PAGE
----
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Kohler And Campbell Pianos
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KOHLER & CAMPBELL
Founded in 1896 as a partnership between Charles Kohler and J. C. Campbell, in less than 20 years Kohler and Campbell became the world's leading manufacturer of upright and grand pianos, player pianos and automatic reproducing actions. The first factory was in a small loft building on 14th Street in New York City but after the company was established only a few years the business expanded to such a degree that it moved to much larger quarters, occupying an entire building built for it at 50th Street and Eleventh Avenue and continued to expand into adjoining and nearby buildings until it occupied over one million feet of floor space. Under the direction of Charles Kohler, who became the entire owner upon Mr. Campbell's death in 1904, Kohler & Campbell popularized the player piano in America, manufacturing player actions for other piano makers in its subsidiaries and making available to the public for the first time the music of the world's leading artists through the Welte-Mignon reproducing action.
The position of Kohler & Campbell in the piano industry is well illustrated by the distinguished piano companies either founded or acquired by it during its 65 years of operation. Among those companies are Hazelton Brothers, Francis Bacon Piano Company, Behning Piano Company, Milton Piano Company, Behr Brothers, Brambach Piano Company, Davenport and Treacy Company, Kroeger Piano Company, McPhail, Stultz and Bauer, Astor Piano Company, Newton Piano Company, Waldorf Piano Company and Ejur Brothers. Nearly every major piano manufacturer purchased player actions from the Auto Pneumatic Actior Company and The Standard Pneumatic Action Company, manufacturing subsidiaries of Kohler & Campbell during the days of the player piano. Their combined production exceeded 50,000 player actions per year.
Although through the acquisition of the Francis Bacon Piano Company, Kohler & Campbell traces its heritage back to 1789, the date of the founding of the first piano company in America by John Jacob Astor, progressive leadership and modern production techniques have always been outstanding attributes of the company. Julius A. White, originally joined the company in 1921 and became president in 1930. Under his direction, the former loosely-knit organization was consolidated administratively and the manufacturing facilities were all brought under one roof. Following World War II, he move the factories from their 50th Street location to the Bronx and a larger, more modern building. Again in 1954, seeing that the manufacture of durable goods in a multi-story urban plant was no longer economically practical, he engineered the move of the entire manufacturing facility from New York to Granite Falls, North Carolina. The site was carefully picked for its skilled woodworkers and it proximity to the heart of the Appalachian hardwood lumber producing area.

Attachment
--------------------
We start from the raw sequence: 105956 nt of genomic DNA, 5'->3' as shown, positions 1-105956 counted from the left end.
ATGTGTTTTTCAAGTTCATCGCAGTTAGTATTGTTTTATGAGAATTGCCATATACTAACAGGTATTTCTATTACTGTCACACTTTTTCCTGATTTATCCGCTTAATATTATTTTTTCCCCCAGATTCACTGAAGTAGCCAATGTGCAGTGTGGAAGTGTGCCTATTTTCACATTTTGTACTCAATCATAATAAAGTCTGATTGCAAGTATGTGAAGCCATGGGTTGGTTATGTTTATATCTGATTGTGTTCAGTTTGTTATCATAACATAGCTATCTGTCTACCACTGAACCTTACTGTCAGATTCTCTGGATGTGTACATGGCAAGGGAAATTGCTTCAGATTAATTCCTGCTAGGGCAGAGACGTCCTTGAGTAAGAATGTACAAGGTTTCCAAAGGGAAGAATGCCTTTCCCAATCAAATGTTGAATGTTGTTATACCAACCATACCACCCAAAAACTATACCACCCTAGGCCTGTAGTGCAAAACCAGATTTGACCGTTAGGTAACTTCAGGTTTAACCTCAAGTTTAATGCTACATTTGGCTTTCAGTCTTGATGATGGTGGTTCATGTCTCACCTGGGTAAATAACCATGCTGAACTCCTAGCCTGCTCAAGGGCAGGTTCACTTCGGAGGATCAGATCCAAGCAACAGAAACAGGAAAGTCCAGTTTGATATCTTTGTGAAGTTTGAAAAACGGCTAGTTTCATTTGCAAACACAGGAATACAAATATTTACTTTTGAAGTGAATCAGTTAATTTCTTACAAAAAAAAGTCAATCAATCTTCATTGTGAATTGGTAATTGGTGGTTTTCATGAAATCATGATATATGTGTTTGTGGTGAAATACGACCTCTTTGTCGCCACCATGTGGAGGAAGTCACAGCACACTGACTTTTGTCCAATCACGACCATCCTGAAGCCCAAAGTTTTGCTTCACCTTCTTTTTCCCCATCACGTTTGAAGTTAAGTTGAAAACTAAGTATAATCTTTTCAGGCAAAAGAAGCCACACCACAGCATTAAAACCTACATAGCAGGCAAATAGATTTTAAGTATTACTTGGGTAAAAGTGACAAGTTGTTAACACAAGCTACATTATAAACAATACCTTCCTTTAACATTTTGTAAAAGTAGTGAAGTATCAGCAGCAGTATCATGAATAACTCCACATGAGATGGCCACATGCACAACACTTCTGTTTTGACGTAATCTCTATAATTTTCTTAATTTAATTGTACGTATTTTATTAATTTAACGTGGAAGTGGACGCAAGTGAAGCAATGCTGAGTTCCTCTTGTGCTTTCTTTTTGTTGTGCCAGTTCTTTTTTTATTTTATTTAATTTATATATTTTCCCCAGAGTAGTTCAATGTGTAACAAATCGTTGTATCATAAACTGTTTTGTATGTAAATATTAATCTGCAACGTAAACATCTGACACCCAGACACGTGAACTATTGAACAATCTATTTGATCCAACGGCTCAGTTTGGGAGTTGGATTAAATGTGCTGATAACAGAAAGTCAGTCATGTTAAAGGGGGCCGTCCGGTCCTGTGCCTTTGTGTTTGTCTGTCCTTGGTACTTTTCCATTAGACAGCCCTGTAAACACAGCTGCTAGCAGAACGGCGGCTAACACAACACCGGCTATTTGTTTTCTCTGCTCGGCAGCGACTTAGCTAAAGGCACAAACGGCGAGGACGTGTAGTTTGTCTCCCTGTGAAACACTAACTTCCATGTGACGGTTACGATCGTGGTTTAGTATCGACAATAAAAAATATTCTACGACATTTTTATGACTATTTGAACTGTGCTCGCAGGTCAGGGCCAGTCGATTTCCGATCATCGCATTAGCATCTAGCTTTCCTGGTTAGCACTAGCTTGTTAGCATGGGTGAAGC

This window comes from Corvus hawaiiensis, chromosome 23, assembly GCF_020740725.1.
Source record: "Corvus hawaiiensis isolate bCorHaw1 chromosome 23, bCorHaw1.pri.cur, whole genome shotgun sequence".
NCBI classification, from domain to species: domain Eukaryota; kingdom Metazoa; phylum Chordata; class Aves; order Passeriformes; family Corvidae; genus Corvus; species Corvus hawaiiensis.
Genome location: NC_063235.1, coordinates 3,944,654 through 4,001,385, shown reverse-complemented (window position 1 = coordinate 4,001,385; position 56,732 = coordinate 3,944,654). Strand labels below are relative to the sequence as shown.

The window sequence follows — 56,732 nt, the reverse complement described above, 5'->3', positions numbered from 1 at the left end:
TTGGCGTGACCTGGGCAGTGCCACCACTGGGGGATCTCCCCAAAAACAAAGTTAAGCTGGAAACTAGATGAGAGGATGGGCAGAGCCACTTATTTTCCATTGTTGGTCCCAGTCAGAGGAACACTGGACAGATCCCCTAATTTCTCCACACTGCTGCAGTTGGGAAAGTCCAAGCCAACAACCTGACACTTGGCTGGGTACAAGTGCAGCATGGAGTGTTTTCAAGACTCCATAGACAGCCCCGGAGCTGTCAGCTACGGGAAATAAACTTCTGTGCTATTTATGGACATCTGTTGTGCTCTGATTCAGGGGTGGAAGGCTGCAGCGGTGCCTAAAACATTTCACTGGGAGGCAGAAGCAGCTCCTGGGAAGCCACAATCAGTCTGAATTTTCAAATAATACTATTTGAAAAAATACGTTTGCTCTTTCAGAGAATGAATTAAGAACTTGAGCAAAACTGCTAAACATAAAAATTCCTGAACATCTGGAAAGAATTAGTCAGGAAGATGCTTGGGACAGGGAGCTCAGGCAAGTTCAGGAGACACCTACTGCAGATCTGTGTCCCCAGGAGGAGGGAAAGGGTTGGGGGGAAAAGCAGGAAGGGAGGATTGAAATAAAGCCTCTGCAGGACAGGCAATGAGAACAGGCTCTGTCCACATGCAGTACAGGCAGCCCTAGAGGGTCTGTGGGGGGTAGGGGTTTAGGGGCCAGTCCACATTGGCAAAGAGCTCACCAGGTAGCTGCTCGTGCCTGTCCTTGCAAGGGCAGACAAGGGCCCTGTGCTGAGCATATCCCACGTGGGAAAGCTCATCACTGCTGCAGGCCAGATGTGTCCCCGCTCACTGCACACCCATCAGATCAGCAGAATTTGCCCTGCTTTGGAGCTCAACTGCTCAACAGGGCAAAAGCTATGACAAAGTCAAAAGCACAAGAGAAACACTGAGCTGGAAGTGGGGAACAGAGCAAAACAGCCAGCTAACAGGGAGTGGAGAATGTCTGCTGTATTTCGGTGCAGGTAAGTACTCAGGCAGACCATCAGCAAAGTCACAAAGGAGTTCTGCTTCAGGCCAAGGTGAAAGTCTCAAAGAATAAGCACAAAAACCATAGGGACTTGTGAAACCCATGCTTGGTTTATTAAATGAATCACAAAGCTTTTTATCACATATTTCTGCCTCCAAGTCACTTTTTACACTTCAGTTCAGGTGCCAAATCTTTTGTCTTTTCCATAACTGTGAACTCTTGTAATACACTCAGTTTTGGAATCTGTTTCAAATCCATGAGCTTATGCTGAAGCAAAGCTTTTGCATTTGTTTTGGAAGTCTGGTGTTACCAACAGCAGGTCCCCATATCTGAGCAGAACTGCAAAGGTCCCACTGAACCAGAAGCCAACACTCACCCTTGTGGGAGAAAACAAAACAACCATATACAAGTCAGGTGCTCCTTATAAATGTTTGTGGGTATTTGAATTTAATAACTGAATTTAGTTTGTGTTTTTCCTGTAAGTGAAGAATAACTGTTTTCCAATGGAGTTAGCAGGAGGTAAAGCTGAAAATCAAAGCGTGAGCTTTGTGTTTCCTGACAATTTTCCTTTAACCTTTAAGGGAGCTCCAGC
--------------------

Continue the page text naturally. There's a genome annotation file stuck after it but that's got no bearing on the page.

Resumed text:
In 1956, the presidency of the company passed on to a third generation when Charles Kohler White, grandson of the founder, assumed the position. Charles Kohler White met his accidental death in 1957 after which Charles L. Clayton was elected president. The other officers were: Rita Kohler White, daughter of the founder, secretary, Robert H. Meuser, treasurer and Gaylord M. Huffstader, sales manager. The company was represented by W. 0. Patrick Care; Paul Corbett, Louis J. Nienaber,Bert C Bruce, Sr., Hyrum B. Summerhays, and E. G. Burghardt .Kobler & Campbell offered a complete line of spinet and console pianos. The spinet was offered in five models and ten wood and finish combinations. The console was available in six different models and eight different finishes. The 45" Studio designed principally for use in studios, auditoriums or school rooms and it is of extra-rugged construction in three finishes.
Kohler & Campbell was one of the largest piano companies in America at one time, producing as many as sixty different names at a time, many of which were stencils (private labels) during and after the great depression. Kohler & Campbell purchased many piano factories throughout the United States. Kohler & Campbell pianos were well built and make excellent entry level pianos in good condition. Many of their pianos were handcrafted in many respects. In later years as a result of being manufactured in the heartland of the American furniture industry where raw material's availability and craftsmanship were passed on from generation to generation.
See also: Astor, Brambach, Davenport, Milton, Behning, J.C. Campbell, Hazleton, Stratford, Behr Brothers, Celeste, Charles Kohler, Tom Thumb, Francis Bacon, Francis , Classic, Kroger, and Waldorf.
September 8th, 2013
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